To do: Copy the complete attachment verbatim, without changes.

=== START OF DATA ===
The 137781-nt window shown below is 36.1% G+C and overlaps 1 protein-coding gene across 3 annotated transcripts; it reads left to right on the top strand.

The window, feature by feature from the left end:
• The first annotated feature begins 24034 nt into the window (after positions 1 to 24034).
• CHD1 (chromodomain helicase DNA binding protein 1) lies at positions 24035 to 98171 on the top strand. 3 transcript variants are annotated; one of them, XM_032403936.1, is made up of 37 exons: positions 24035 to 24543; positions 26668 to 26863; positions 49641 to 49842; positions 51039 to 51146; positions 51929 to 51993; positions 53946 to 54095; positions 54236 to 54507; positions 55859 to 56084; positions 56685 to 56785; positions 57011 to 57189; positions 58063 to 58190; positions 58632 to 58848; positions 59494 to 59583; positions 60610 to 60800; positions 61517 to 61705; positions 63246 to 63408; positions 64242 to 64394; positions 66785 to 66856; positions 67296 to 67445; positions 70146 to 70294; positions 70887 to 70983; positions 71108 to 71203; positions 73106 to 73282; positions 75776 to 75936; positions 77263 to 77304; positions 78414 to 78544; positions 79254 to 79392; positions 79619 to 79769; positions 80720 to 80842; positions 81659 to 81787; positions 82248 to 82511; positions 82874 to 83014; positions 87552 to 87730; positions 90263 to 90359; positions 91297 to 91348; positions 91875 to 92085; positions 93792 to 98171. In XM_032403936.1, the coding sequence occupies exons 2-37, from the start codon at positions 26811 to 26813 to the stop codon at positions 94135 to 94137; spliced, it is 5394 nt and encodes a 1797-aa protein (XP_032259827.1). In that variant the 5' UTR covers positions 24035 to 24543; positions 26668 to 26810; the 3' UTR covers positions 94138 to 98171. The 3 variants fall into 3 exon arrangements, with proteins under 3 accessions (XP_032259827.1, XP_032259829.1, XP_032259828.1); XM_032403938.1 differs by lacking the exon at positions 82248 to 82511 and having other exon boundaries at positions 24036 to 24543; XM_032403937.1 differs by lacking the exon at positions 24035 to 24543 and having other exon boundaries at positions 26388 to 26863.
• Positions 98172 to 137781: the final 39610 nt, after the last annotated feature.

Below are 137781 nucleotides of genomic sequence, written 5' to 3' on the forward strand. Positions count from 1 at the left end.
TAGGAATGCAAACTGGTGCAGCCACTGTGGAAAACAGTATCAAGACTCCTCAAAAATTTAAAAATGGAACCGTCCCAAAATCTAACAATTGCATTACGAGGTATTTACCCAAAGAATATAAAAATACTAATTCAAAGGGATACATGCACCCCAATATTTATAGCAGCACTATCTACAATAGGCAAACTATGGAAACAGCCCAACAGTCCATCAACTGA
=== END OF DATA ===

The 137781-nt window shown below is 36.1% G+C and overlaps 1 protein-coding gene across 3 annotated transcripts; it reads left to right on the top strand.

The window, feature by feature from the left end:
• The first annotated feature begins 24034 nt into the window (after positions 1 to 24034).
• CHD1 (chromodomain helicase DNA binding protein 1) lies at positions 24035 to 98171 on the top strand. 3 transcript variants are annotated; one of them, XM_032403936.1, is made up of 37 exons: positions 24035 to 24543; positions 26668 to 26863; positions 49641 to 49842; positions 51039 to 51146; positions 51929 to 51993; positions 53946 to 54095; positions 54236 to 54507; positions 55859 to 56084; positions 56685 to 56785; positions 57011 to 57189; positions 58063 to 58190; positions 58632 to 58848; positions 59494 to 59583; positions 60610 to 60800; positions 61517 to 61705; positions 63246 to 63408; positions 64242 to 64394; positions 66785 to 66856; positions 67296 to 67445; positions 70146 to 70294; positions 70887 to 70983; positions 71108 to 71203; positions 73106 to 73282; positions 75776 to 75936; positions 77263 to 77304; positions 78414 to 78544; positions 79254 to 79392; positions 79619 to 79769; positions 80720 to 80842; positions 81659 to 81787; positions 82248 to 82511; positions 82874 to 83014; positions 87552 to 87730; positions 90263 to 90359; positions 91297 to 91348; positions 91875 to 92085; positions 93792 to 98171. In XM_032403936.1, the coding sequence occupies exons 2-37, from the start codon at positions 26811 to 26813 to the stop codon at positions 94135 to 94137; spliced, it is 5394 nt and encodes a 1797-aa protein (XP_032259827.1). In that variant the 5' UTR covers positions 24035 to 24543; positions 26668 to 26810; the 3' UTR covers positions 94138 to 98171. The 3 variants fall into 3 exon arrangements, with proteins under 3 accessions (XP_032259827.1, XP_032259829.1, XP_032259828.1); XM_032403938.1 differs by lacking the exon at positions 82248 to 82511 and having other exon boundaries at positions 24036 to 24543; XM_032403937.1 differs by lacking the exon at positions 24035 to 24543 and having other exon boundaries at positions 26388 to 26863.
• Positions 98172 to 137781: the final 39610 nt, after the last annotated feature.

Below are 137781 nucleotides of genomic sequence, written 5' to 3' on the forward strand. Positions count from 1 at the left end.
TAGGAATGCAAACTGGTGCAGCCACTGTGGAAAACAGTATCAAGACTCCTCAAAAATTTAAAAATGGAACCGTCCCAAAATCTAACAATTGCATTACGAGGTATTTACCCAAAGAATATAAAAATACTAATTCAAAGGGATACATGCACCCCAATATTTATAGCAGCACTATCTACAATAGGCAAACTATGGAAACAGCCCAACAGTCCATCAACTGA